On realization that they were losing profit to their competitors, IKEA embraced e-commerce and opened their online business to about 14 of their 28 customer countries. IKEA immediately recorded an impressive 30% spike in online sales to the tune of $1.6 billion. Although this was a small fraction of their total sales, it was pretty impressive nevertheless. In Australia alone, the IKEA website had been experiencing over 40 million visits per year, as reported in 2016. In 2017, IKEA.com reached 2.3 billion visits globally.
In Q3 last year (2017), IKEA launched IKEA Place, an augmented friendly mobile app for iPhone users. The app allows you to snap a photo of a location in your home or office where you need an IKEA item placed. Once you take the photo, you can then browse and add in lifelike pictures of furniture into the same picture to get an overview of how the furniture might fit in your desired space. Once satisfied with the picture, you can make your way to the IKEA website and place an order of the same product.
Apart from utilizing its online website marketplace, IKEA is juggling the idea of diversifying and selling its products through other online avenues such as Amazon. While it hasn’t revealed any details of who it plans to partner up with next, this might be a good strategy that may improve upon its overall sales. At the moment, however, IKEA is selling its items only through its websites.
What Companies Can Learn from IKEA
Creating a Strong Brand
IKEA is a highly recognized global brand that sells a wide variety of quality home-based furniture products. Their brand became an instant hit with customers who were willing to assemble the products themselves while saving up on prices. Not to mention, their products are high quality and are designed to create value and maximize on space. Being the only business offering such a sweet deal, IKEA gathered a massive global following along with rock-solid customer loyalty.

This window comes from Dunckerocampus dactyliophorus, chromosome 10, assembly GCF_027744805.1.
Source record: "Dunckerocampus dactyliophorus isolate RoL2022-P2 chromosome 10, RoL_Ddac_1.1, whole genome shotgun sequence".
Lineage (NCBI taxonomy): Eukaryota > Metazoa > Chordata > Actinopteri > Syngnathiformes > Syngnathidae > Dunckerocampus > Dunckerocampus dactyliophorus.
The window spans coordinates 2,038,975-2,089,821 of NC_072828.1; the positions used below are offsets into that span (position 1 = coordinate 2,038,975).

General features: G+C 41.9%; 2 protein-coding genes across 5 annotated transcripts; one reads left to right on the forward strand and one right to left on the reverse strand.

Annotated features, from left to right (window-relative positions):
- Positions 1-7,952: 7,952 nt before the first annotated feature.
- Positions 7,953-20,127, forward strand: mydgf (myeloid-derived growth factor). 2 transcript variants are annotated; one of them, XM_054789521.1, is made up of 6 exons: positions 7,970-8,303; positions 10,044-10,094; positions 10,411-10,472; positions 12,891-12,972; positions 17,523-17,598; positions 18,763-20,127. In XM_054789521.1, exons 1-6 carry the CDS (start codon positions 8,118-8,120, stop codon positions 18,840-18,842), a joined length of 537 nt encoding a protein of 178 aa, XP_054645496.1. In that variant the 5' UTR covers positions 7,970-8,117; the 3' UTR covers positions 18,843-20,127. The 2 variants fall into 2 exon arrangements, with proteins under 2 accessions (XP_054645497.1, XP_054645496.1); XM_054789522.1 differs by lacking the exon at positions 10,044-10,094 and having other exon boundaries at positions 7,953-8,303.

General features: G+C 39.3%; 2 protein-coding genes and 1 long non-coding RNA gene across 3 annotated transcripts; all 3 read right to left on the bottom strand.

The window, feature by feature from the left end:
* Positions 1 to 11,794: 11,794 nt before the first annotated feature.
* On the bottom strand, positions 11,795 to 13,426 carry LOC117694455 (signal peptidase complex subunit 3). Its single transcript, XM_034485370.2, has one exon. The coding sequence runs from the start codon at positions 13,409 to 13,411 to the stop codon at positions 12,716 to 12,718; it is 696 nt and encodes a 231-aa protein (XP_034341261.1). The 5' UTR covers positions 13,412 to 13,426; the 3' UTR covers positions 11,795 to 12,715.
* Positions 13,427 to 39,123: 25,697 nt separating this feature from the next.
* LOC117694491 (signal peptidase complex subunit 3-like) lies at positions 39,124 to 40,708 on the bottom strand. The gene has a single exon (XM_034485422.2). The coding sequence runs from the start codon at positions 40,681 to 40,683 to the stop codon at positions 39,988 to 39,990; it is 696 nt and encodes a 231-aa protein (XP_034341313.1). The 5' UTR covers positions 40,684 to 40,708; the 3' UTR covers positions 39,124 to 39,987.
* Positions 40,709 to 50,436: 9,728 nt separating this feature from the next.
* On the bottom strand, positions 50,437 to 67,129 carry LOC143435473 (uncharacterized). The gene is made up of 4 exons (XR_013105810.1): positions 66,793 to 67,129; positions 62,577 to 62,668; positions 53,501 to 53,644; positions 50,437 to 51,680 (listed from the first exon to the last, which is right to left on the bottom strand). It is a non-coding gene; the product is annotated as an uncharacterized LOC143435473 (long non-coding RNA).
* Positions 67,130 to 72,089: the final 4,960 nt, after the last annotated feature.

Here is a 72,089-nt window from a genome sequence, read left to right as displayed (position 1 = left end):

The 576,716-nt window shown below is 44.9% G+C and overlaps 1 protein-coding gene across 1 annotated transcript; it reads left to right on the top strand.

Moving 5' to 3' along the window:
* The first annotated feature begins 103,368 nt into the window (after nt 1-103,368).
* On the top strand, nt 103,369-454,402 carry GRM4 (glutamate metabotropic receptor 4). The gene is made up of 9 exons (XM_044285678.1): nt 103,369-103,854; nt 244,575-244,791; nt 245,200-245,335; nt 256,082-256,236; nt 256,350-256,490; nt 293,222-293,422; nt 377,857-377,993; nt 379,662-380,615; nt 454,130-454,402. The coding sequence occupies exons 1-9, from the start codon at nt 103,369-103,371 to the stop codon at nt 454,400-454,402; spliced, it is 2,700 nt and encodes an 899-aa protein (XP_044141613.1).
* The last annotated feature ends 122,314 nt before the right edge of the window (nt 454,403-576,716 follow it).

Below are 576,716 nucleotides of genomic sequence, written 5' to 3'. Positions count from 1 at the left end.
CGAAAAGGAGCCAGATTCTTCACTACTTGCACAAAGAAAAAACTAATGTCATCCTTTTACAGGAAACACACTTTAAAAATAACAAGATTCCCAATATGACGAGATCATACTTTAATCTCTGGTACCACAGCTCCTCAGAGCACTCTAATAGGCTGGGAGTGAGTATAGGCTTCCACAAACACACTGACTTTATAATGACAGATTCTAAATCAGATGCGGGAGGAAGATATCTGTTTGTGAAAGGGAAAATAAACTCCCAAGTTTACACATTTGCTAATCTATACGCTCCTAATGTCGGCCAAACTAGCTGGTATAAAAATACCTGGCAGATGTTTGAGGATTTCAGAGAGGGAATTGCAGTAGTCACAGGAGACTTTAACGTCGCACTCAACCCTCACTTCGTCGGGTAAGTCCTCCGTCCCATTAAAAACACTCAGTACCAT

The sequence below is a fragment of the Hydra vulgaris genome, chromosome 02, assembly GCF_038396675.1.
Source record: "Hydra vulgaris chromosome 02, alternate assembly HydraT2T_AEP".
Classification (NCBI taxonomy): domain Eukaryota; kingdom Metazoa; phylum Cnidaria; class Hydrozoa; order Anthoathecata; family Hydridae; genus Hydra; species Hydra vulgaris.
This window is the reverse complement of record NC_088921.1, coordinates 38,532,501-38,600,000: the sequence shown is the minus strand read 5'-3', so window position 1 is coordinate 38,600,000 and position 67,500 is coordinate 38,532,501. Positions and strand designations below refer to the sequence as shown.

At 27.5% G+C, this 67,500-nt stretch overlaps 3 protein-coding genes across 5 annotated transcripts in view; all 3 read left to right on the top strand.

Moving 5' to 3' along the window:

Investing in Content Marketing
IKEA knows how to engage and interact with its customers, and it does so via multiple online avenues. For example, they use visuals in their social media engagement strategy, and more.
From posting home tour videos on YouTube to inspiration posts on Pinterest, Instagram, and Twitter, IKEA has mastered the craft of creating content that their customers are dying to see.
They also respond to any customer inquiries via social media and are quick to address any complaints. This enables them to not only promote their products but also to strengthen their customer relationships.
Creating an Experience, Not just a Product
IKEA is well-aware of the fact that anyone can purchase a product from anyone and anywhere. However, if you offer your customers an unforgettable experience, you are going to stand out, and the chances are that your customers will become repeat customers. IKEA creates this experience through their uniquely designed stores and warehouses where customers can shop with ease and even snack and play while shopping.
Although IKEA arrived at the e-commerce platform slightly late, it has managed to oust other players who have long been in the field. A success it majorly attributes to having an impressive marketing strategy. Apart from providing quality goods at affordable prices, IKEA goes out of its way to ensure that it constantly interacts with its customers – perhaps a research tactic aimed at gathering consumer information. Nevertheless, IKEA represents an impressive case where a global company can leverage e-commerce to boost sales and customer interaction.